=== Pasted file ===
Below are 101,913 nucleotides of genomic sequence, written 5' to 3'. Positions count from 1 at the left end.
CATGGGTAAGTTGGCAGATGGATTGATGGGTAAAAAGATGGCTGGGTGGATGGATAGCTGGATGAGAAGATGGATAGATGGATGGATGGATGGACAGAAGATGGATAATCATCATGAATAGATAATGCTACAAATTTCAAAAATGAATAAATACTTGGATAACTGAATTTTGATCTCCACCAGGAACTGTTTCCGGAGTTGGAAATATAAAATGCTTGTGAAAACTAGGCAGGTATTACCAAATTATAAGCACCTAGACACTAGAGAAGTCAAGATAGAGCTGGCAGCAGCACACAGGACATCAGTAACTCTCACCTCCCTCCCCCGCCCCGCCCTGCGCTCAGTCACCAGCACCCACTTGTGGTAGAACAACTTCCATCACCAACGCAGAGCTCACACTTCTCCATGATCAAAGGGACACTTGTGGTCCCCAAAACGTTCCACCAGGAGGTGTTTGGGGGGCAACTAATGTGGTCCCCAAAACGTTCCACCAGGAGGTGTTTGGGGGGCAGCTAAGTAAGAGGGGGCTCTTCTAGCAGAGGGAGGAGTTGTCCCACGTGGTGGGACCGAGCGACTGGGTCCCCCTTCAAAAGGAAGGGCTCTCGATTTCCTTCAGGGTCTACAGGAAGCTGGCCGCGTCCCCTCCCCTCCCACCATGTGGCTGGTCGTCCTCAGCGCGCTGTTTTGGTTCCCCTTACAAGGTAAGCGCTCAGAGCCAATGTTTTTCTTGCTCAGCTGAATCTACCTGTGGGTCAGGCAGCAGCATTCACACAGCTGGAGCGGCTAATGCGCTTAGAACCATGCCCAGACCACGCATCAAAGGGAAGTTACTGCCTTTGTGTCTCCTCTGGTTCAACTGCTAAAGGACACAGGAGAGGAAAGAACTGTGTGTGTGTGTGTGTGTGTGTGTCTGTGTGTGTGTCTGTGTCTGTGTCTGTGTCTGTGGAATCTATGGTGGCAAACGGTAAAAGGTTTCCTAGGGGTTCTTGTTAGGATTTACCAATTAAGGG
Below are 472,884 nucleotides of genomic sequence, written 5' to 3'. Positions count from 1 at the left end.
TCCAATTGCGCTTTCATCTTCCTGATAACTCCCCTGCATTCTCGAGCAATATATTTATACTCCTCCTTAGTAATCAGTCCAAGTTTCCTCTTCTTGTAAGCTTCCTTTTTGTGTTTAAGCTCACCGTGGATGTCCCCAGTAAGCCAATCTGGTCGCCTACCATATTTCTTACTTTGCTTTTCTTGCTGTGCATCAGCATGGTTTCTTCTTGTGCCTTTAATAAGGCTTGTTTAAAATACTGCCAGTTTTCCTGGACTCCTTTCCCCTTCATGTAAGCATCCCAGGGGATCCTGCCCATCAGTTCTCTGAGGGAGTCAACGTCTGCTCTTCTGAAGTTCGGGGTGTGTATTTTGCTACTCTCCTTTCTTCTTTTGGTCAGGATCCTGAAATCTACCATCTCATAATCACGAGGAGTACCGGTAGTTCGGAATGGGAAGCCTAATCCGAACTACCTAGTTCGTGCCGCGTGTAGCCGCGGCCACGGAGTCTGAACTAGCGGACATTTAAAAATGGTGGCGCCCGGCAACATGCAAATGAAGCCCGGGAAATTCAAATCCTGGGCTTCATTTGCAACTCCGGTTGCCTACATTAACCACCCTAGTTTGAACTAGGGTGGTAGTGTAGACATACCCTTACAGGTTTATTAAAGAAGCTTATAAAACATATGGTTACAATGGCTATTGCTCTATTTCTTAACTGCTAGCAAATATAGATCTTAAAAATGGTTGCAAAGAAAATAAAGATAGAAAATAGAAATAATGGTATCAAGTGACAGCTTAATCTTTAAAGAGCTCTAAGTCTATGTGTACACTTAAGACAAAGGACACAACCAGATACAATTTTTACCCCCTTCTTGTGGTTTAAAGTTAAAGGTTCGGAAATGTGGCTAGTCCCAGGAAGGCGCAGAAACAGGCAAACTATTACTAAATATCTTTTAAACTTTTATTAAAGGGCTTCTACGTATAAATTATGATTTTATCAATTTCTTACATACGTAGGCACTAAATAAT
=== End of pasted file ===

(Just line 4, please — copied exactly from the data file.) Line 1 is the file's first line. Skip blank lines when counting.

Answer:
TCCAATTGCGCTTTCATCTTCCTGATAACTCCCCTGCATTCTCGAGCAATATATTTATACTCCTCCTTAGTAATCAGTCCAAGTTTCCTCTTCTTGTAAGCTTCCTTTTTGTGTTTAAGCTCACCGTGGATGTCCCCAGTAAGCCAATCTGGTCGCCTACCATATTTCTTACTTTGCTTTTCTTGCTGTGCATCAGCATGGTTTCTTCTTGTGCCTTTAATAAGGCTTGTTTAAAATACTGCCAGTTTTCCTGGACTCCTTTCCCCTTCATGTAAGCATCCCAGGGGATCCTGCCCATCAGTTCTCTGAGGGAGTCAACGTCTGCTCTTCTGAAGTTCGGGGTGTGTATTTTGCTACTCTCCTTTCTTCTTTTGGTCAGGATCCTGAAATCTACCATCTCATAATCACGAGGAGTACCGGTAGTTCGGAATGGGAAGCCTAATCCGAACTACCTAGTTCGTGCCGCGTGTAGCCGCGGCCACGGAGTCTGAACTAGCGGACATTTAAAAATGGTGGCGCCCGGCAACATGCAAATGAAGCCCGGGAAATTCAAATCCTGGGCTTCATTTGCAACTCCGGTTGCCTACATTAACCACCCTAGTTTGAACTAGGGTGGTAGTGTAGACATACCCTTACAGGTTTATTAAAGAAGCTTATAAAACATATGGTTACAATGGCTATTGCTCTATTTCTTAACTGCTAGCAAATATAGATCTTAAAAATGGTTGCAAAGAAAATAAAGATAGAAAATAGAAATAATGGTATCAAGTGACAGCTTAATCTTTAAAGAGCTCTAAGTCTATGTGTACACTTAAGACAAAGGACACAACCAGATACAATTTTTACCCCCTTCTTGTGGTTTAAAGTTAAAGGTTCGGAAATGTGGCTAGTCCCAGGAAGGCGCAGAAACAGGCAAACTATTACTAAATATCTTTTAAACTTTTATTAAAGGGCTTCTACGTATAAATTATGATTTTATCAATTTCTTACATACGTAGGCACTAAATAAT